As 2020 kicks off with a bang, no one doubts the energy with which outsourcing providers and their clients plan to embrace customer experience management. In the context of BPO delivery from the American nearshore, wily industry watchers will be keeping an eye on the up and coming parts of the emerging Caribbean, which continue attracting outsourced support to consumers in the US and Canada. This trend makes sense from the perspective of sourcing new, untapped delivery points. The key will be for providers to recognize the best way to deploy from these emerging jurisdictions, in a manner that will be commercially viable over the long-term.
As reported recently in Nearshore Americas, the news that Caribbean outsourcing powerhouse itelbpo plans to open a new St. Lucia site in H1 2020 was among the more interesting new deployments at the end of 2019. Once up and running, this new contact center will have roughly 500 people on staff, and help further diversify itelbpo’s growing footprint beyond the Grand Bahama, US, Mexico and its home-base of Jamaica. What is interesting is that itelbpo chose to house a new facility in a country located on the eastern reaches of the Caribbean, one that is not among the most populous and that is perhaps not the most readily accessible by air (relative to other options in the region). However, there is clearly logic in this decision.
For one, St. Lucia has only a few outsourcers on the ground that are providing front-office BPO delivery for North American consumers. This gives itelbpo a significant advantage in that market when it comes to labor force recruitment. Equally, what is reported to be a proactive economic development agency that aims to help drive new outsourcing investment is equally an advantage for itelbpo in its newest location.
But St. Lucia is only one of a number of countries in the Caribbean that are making headway in driving new BPO investment. Just two islands to the south there is a burgeoning BPO industry in Grenada, where US provider KM² Solutions has made significant headway, alongside home-grown upstarts including Qualishore. Again, a small country making outsourcing progress with native English, limited existing BPO investment, and favorable policies to attract contact centers. And, it is noted that these efforts are not exclusive to the English-speaking Caribbean. Recent initiatives in Haiti among local entrepreneurs aiming to service French-speakers in Canada should not be understated, especially given the interest in diversifying delivery options for this language group beyond North Africa.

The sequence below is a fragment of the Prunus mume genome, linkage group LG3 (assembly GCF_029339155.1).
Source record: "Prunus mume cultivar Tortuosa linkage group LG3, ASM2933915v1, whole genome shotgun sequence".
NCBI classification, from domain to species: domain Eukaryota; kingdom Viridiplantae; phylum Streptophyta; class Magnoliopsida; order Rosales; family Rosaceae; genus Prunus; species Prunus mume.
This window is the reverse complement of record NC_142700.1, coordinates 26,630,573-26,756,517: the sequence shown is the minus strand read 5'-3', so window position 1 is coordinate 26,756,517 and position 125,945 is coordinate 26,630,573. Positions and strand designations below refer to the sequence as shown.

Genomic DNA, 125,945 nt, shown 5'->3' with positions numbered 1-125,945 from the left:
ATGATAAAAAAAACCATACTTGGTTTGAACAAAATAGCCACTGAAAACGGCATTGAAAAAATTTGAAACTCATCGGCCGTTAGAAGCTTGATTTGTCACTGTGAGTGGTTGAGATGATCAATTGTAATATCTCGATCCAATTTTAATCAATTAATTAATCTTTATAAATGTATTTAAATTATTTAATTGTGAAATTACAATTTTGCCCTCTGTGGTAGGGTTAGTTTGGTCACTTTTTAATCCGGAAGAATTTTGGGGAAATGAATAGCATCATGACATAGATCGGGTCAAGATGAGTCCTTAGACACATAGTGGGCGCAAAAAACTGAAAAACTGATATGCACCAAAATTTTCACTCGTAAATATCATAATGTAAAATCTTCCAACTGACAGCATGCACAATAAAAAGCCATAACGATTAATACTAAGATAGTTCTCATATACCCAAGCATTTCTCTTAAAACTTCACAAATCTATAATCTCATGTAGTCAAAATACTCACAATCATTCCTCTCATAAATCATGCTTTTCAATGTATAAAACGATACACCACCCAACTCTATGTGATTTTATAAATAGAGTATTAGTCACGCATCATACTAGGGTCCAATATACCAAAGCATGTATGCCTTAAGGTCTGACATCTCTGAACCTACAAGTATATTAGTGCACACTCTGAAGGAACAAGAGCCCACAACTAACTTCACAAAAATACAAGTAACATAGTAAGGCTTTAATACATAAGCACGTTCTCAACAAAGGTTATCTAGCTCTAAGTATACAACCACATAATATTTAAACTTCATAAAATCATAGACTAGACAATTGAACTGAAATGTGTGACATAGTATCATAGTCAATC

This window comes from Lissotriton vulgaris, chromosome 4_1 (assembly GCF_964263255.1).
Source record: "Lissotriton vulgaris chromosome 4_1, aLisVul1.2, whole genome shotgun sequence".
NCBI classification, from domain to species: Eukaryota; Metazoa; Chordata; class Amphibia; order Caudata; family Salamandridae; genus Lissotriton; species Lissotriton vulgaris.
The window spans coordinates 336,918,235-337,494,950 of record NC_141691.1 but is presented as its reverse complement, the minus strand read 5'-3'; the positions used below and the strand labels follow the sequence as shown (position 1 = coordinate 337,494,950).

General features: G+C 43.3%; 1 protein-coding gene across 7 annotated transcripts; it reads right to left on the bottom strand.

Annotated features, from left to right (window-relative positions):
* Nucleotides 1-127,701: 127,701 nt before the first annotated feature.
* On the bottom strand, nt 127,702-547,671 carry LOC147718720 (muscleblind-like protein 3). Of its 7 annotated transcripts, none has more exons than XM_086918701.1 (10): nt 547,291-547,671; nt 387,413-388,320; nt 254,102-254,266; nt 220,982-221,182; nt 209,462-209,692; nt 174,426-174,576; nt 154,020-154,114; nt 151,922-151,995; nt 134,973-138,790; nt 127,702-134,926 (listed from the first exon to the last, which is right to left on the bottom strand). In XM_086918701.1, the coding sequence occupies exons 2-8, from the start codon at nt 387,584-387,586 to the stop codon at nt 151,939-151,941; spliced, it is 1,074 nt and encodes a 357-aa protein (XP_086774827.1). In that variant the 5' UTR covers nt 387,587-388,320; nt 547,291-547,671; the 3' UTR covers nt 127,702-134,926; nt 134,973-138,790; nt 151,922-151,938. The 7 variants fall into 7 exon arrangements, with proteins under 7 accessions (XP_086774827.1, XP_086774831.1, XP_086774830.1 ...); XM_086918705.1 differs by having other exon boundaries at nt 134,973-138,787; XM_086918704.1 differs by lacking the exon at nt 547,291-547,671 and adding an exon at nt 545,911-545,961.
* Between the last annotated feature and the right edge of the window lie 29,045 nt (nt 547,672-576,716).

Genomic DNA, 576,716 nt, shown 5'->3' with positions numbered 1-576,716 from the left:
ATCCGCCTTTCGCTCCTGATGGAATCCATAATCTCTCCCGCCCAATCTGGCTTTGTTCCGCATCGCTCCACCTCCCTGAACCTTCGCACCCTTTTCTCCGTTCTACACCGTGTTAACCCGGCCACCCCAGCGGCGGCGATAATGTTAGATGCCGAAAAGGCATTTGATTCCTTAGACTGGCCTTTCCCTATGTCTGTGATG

Of course, any site selection play needs to take into account potential obstacles, to which these emerging parts of the Caribbean are not immune. In the case of both St. Lucia and Grenada, notwithstanding pro-business policies, each has a relatively small labor pool. Should the local contact center market in either start to grow quickly, the potential for higher agent costs is a reality. Equally, in the case of Haiti, ongoing political turmoil could scare away prospective clients of providers looking to establish a presence in that country.
The key takeaway for any outsourcer interested in establishing a beachhead in the emerging parts of the Caribbean is to recognize the commercial value of specific jurisdictions. Playing to these strengths is imperative. Just as important, avoiding commercial obstacles by planning accordingly will also help ensure long term viability in these new delivery spots. As in any new BPO initiative, the devil is in the details.